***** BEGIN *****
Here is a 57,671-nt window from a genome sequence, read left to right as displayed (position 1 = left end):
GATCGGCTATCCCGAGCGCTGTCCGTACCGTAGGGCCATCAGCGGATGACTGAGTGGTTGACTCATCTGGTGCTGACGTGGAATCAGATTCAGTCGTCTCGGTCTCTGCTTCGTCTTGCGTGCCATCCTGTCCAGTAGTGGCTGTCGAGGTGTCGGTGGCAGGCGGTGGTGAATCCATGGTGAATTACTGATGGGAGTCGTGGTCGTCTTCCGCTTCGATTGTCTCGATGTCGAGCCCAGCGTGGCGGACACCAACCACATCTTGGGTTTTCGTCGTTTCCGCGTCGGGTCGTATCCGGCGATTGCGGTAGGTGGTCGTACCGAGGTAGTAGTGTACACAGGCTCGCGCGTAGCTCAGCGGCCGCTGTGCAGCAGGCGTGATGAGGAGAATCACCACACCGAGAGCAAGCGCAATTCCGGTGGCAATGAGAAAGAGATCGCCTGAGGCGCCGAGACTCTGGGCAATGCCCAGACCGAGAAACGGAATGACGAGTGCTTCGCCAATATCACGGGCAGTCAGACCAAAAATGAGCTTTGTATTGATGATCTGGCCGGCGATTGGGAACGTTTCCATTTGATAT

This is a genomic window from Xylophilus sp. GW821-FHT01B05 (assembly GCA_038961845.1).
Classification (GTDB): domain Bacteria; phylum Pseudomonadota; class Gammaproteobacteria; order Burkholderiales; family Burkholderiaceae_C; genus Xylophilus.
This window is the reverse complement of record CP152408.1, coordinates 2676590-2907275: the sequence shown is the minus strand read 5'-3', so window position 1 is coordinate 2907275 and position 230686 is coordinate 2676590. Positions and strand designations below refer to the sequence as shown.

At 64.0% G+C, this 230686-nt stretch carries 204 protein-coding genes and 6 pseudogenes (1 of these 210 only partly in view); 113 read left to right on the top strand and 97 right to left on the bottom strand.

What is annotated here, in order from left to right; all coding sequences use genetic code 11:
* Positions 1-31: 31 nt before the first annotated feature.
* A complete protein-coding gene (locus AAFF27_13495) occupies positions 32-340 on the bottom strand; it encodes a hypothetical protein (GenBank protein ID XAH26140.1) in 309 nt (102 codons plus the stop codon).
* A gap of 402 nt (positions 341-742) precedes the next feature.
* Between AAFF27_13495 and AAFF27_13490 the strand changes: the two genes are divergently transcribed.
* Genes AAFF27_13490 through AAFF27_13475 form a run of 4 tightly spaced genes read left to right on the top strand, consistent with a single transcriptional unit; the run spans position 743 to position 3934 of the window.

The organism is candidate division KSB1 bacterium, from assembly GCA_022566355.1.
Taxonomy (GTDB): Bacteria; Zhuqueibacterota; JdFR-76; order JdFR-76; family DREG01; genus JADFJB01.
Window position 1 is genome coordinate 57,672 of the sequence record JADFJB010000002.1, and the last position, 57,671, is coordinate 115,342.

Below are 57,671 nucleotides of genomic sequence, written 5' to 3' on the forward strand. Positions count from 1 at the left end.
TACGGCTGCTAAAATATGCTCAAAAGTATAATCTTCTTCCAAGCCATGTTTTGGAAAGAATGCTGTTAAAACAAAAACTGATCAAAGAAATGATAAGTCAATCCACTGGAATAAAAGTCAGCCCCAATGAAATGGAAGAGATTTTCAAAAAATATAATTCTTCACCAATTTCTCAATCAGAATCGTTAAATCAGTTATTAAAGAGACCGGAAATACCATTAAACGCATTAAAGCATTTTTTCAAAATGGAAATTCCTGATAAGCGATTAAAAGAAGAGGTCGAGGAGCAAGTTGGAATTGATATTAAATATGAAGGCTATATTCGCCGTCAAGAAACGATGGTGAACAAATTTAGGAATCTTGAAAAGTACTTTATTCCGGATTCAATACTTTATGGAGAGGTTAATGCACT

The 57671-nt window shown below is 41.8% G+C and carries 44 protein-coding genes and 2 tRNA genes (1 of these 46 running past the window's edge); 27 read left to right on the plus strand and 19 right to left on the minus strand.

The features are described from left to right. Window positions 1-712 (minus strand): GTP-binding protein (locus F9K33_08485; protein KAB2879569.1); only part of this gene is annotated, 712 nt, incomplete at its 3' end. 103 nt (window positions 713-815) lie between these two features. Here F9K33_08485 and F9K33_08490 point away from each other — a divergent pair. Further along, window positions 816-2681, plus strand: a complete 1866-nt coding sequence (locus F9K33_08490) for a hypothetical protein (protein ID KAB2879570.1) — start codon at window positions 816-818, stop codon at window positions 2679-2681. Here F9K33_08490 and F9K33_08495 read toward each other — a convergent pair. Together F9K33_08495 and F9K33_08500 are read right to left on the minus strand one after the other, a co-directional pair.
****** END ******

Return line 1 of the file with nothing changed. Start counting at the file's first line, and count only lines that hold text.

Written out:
Here is a 57,671-nt window from a genome sequence, read left to right as displayed (position 1 = left end):